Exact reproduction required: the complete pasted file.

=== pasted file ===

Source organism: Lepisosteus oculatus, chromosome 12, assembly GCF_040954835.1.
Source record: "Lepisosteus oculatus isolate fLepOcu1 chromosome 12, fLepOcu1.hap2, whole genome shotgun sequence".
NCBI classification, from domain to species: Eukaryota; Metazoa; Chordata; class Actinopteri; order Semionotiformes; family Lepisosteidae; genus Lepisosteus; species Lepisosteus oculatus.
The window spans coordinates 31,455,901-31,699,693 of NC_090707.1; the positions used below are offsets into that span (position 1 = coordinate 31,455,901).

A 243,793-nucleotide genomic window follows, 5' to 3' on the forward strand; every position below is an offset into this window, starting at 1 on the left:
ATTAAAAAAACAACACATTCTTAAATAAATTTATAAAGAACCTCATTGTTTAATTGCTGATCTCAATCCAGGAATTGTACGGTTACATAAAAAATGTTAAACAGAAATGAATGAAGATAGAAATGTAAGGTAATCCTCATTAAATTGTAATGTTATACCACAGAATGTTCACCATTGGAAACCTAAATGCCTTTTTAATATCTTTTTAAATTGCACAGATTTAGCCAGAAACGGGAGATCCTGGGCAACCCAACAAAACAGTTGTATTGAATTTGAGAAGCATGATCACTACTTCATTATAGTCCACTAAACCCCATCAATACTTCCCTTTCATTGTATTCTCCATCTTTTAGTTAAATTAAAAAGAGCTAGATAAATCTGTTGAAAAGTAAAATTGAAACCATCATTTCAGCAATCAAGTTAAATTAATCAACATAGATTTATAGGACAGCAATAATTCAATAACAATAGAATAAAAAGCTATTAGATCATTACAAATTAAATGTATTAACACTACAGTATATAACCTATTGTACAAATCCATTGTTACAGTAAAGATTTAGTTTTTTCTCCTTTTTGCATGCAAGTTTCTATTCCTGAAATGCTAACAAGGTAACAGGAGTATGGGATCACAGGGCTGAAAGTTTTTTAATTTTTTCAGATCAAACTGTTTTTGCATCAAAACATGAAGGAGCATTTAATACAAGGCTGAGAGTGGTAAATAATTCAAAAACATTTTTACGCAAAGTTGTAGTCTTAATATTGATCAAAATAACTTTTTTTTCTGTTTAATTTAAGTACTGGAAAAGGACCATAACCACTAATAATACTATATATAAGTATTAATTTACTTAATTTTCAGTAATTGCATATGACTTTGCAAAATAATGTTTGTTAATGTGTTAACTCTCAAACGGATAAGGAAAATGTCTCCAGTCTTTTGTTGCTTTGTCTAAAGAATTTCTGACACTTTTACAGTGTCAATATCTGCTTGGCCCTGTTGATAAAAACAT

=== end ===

Source organism: Lepisosteus oculatus, chromosome 12, assembly GCF_040954835.1.
Source record: "Lepisosteus oculatus isolate fLepOcu1 chromosome 12, fLepOcu1.hap2, whole genome shotgun sequence".
NCBI classification, from domain to species: Eukaryota; Metazoa; Chordata; class Actinopteri; order Semionotiformes; family Lepisosteidae; genus Lepisosteus; species Lepisosteus oculatus.
The window spans coordinates 31,455,901-31,699,693 of NC_090707.1; the positions used below are offsets into that span (position 1 = coordinate 31,455,901).

A 243,793-nucleotide genomic window follows, 5' to 3' on the forward strand; every position below is an offset into this window, starting at 1 on the left:
ATTAAAAAAACAACACATTCTTAAATAAATTTATAAAGAACCTCATTGTTTAATTGCTGATCTCAATCCAGGAATTGTACGGTTACATAAAAAATGTTAAACAGAAATGAATGAAGATAGAAATGTAAGGTAATCCTCATTAAATTGTAATGTTATACCACAGAATGTTCACCATTGGAAACCTAAATGCCTTTTTAATATCTTTTTAAATTGCACAGATTTAGCCAGAAACGGGAGATCCTGGGCAACCCAACAAAACAGTTGTATTGAATTTGAGAAGCATGATCACTACTTCATTATAGTCCACTAAACCCCATCAATACTTCCCTTTCATTGTATTCTCCATCTTTTAGTTAAATTAAAAAGAGCTAGATAAATCTGTTGAAAAGTAAAATTGAAACCATCATTTCAGCAATCAAGTTAAATTAATCAACATAGATTTATAGGACAGCAATAATTCAATAACAATAGAATAAAAAGCTATTAGATCATTACAAATTAAATGTATTAACACTACAGTATATAACCTATTGTACAAATCCATTGTTACAGTAAAGATTTAGTTTTTTCTCCTTTTTGCATGCAAGTTTCTATTCCTGAAATGCTAACAAGGTAACAGGAGTATGGGATCACAGGGCTGAAAGTTTTTTAATTTTTTCAGATCAAACTGTTTTTGCATCAAAACATGAAGGAGCATTTAATACAAGGCTGAGAGTGGTAAATAATTCAAAAACATTTTTACGCAAAGTTGTAGTCTTAATATTGATCAAAATAACTTTTTTTTCTGTTTAATTTAAGTACTGGAAAAGGACCATAACCACTAATAATACTATATATAAGTATTAATTTACTTAATTTTCAGTAATTGCATATGACTTTGCAAAATAATGTTTGTTAATGTGTTAACTCTCAAACGGATAAGGAAAATGTCTCCAGTCTTTTGTTGCTTTGTCTAAAGAATTTCTGACACTTTTACAGTGTCAATATCTGCTTGGCCCTGTTGATAAAAACAT